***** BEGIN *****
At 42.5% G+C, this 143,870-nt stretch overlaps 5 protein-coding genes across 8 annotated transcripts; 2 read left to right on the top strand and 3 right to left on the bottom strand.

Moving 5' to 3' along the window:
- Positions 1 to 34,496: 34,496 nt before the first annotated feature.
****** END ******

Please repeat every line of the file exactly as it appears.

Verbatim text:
At 42.5% G+C, this 143,870-nt stretch overlaps 5 protein-coding genes across 8 annotated transcripts; 2 read left to right on the top strand and 3 right to left on the bottom strand.

Moving 5' to 3' along the window:
- Positions 1 to 34,496: 34,496 nt before the first annotated feature.